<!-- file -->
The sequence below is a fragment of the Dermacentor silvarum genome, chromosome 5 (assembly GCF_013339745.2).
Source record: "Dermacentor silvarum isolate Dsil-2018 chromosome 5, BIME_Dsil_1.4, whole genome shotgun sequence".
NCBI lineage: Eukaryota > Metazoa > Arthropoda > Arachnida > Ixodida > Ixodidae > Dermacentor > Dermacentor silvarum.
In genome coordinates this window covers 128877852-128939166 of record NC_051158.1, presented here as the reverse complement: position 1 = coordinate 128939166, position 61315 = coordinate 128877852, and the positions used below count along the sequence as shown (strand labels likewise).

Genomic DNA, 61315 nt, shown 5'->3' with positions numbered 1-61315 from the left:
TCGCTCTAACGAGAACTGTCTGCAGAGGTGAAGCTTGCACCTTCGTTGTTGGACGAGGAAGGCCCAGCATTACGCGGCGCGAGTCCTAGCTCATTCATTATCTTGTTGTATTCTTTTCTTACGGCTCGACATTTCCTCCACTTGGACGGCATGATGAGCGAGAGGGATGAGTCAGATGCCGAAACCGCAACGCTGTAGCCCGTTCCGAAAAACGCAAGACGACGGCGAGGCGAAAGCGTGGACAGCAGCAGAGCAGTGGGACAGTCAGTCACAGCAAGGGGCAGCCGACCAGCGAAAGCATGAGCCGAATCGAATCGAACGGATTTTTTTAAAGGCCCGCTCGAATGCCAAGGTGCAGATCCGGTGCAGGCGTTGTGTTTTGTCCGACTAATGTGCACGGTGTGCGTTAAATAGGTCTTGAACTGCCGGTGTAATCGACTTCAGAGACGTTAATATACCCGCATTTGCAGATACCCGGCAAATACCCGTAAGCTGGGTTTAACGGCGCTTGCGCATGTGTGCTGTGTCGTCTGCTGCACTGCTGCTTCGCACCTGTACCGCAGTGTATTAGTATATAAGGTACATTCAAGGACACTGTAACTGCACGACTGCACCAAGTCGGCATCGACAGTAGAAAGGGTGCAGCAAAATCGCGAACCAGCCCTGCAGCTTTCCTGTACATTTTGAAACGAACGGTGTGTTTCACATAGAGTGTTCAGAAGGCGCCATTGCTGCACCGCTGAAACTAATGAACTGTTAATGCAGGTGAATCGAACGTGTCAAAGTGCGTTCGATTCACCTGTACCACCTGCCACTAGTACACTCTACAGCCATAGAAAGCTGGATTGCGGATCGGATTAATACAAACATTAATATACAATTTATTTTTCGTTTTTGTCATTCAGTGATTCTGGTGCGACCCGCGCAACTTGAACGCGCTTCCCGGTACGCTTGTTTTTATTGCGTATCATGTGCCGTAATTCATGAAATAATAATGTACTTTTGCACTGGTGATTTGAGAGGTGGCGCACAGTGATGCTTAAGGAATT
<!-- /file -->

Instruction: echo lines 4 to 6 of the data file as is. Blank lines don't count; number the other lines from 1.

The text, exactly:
In genome coordinates this window covers 128877852-128939166 of record NC_051158.1, presented here as the reverse complement: position 1 = coordinate 128939166, position 61315 = coordinate 128877852, and the positions used below count along the sequence as shown (strand labels likewise).

Genomic DNA, 61315 nt, shown 5'->3' with positions numbered 1-61315 from the left:
TCGCTCTAACGAGAACTGTCTGCAGAGGTGAAGCTTGCACCTTCGTTGTTGGACGAGGAAGGCCCAGCATTACGCGGCGCGAGTCCTAGCTCATTCATTATCTTGTTGTATTCTTTTCTTACGGCTCGACATTTCCTCCACTTGGACGGCATGATGAGCGAGAGGGATGAGTCAGATGCCGAAACCGCAACGCTGTAGCCCGTTCCGAAAAACGCAAGACGACGGCGAGGCGAAAGCGTGGACAGCAGCAGAGCAGTGGGACAGTCAGTCACAGCAAGGGGCAGCCGACCAGCGAAAGCATGAGCCGAATCGAATCGAACGGATTTTTTTAAAGGCCCGCTCGAATGCCAAGGTGCAGATCCGGTGCAGGCGTTGTGTTTTGTCCGACTAATGTGCACGGTGTGCGTTAAATAGGTCTTGAACTGCCGGTGTAATCGACTTCAGAGACGTTAATATACCCGCATTTGCAGATACCCGGCAAATACCCGTAAGCTGGGTTTAACGGCGCTTGCGCATGTGTGCTGTGTCGTCTGCTGCACTGCTGCTTCGCACCTGTACCGCAGTGTATTAGTATATAAGGTACATTCAAGGACACTGTAACTGCACGACTGCACCAAGTCGGCATCGACAGTAGAAAGGGTGCAGCAAAATCGCGAACCAGCCCTGCAGCTTTCCTGTACATTTTGAAACGAACGGTGTGTTTCACATAGAGTGTTCAGAAGGCGCCATTGCTGCACCGCTGAAACTAATGAACTGTTAATGCAGGTGAATCGAACGTGTCAAAGTGCGTTCGATTCACCTGTACCACCTGCCACTAGTACACTCTACAGCCATAGAAAGCTGGATTGCGGATCGGATTAATACAAACATTAATATACAATTTATTTTTCGTTTTTGTCATTCAGTGATTCTGGTGCGACCCGCGCAACTTGAACGCGCTTCCCGGTACGCTTGTTTTTATTGCGTATCATGTGCCGTAATTCATGAAATAATAATGTACTTTTGCACTGGTGATTTGAGAGGTGGCGCACAGTGATGCTTAAGGAATT